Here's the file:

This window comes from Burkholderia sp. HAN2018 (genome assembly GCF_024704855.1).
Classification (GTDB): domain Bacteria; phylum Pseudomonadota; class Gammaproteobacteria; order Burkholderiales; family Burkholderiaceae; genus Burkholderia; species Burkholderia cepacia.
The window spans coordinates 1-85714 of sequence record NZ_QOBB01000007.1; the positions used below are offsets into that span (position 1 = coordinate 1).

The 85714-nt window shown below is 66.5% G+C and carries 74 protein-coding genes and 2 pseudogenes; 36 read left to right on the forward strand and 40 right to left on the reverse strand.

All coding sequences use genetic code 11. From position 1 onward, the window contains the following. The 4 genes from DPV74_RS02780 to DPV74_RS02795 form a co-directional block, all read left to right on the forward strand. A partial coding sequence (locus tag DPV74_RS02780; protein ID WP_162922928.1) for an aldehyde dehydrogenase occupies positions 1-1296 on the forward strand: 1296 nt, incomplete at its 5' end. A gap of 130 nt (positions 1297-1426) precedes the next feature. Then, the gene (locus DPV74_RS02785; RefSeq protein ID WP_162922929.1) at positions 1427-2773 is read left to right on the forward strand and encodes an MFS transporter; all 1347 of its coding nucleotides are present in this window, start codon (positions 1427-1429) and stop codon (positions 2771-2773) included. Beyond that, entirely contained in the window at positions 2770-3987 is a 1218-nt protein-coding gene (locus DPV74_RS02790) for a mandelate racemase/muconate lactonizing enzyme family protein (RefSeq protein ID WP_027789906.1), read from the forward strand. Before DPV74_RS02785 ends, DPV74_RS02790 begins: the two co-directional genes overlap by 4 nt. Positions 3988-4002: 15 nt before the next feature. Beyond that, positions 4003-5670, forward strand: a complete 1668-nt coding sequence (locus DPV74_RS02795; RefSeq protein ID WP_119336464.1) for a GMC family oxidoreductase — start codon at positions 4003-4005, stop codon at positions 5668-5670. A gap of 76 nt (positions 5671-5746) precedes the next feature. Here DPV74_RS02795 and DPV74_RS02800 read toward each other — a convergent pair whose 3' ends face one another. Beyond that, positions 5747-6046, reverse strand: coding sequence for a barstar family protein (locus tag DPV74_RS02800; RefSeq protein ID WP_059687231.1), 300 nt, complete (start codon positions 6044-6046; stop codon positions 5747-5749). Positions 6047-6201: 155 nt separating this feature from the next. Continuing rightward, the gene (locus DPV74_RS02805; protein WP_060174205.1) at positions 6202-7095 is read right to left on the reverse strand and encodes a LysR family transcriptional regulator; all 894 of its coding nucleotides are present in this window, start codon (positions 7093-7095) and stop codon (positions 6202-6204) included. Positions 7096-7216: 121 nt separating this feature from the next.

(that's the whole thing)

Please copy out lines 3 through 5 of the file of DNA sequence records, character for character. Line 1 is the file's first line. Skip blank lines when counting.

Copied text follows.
The window spans coordinates 1-85714 of sequence record NZ_QOBB01000007.1; the positions used below are offsets into that span (position 1 = coordinate 1).

The 85714-nt window shown below is 66.5% G+C and carries 74 protein-coding genes and 2 pseudogenes; 36 read left to right on the forward strand and 40 right to left on the reverse strand.

All coding sequences use genetic code 11. From position 1 onward, the window contains the following. The 4 genes from DPV74_RS02780 to DPV74_RS02795 form a co-directional block, all read left to right on the forward strand. A partial coding sequence (locus tag DPV74_RS02780; protein ID WP_162922928.1) for an aldehyde dehydrogenase occupies positions 1-1296 on the forward strand: 1296 nt, incomplete at its 5' end. A gap of 130 nt (positions 1297-1426) precedes the next feature. Then, the gene (locus DPV74_RS02785; RefSeq protein ID WP_162922929.1) at positions 1427-2773 is read left to right on the forward strand and encodes an MFS transporter; all 1347 of its coding nucleotides are present in this window, start codon (positions 1427-1429) and stop codon (positions 2771-2773) included. Beyond that, entirely contained in the window at positions 2770-3987 is a 1218-nt protein-coding gene (locus DPV74_RS02790) for a mandelate racemase/muconate lactonizing enzyme family protein (RefSeq protein ID WP_027789906.1), read from the forward strand. Before DPV74_RS02785 ends, DPV74_RS02790 begins: the two co-directional genes overlap by 4 nt. Positions 3988-4002: 15 nt before the next feature. Beyond that, positions 4003-5670, forward strand: a complete 1668-nt coding sequence (locus DPV74_RS02795; RefSeq protein ID WP_119336464.1) for a GMC family oxidoreductase — start codon at positions 4003-4005, stop codon at positions 5668-5670. A gap of 76 nt (positions 5671-5746) precedes the next feature. Here DPV74_RS02795 and DPV74_RS02800 read toward each other — a convergent pair whose 3' ends face one another. Beyond that, positions 5747-6046, reverse strand: coding sequence for a barstar family protein (locus tag DPV74_RS02800; RefSeq protein ID WP_059687231.1), 300 nt, complete (start codon positions 6044-6046; stop codon positions 5747-5749). Positions 6047-6201: 155 nt separating this feature from the next. Continuing rightward, the gene (locus DPV74_RS02805; protein WP_060174205.1) at positions 6202-7095 is read right to left on the reverse strand and encodes a LysR family transcriptional regulator; all 894 of its coding nucleotides are present in this window, start codon (positions 7093-7095) and stop codon (positions 6202-6204) included. Positions 7096-7216: 121 nt separating this feature from the next.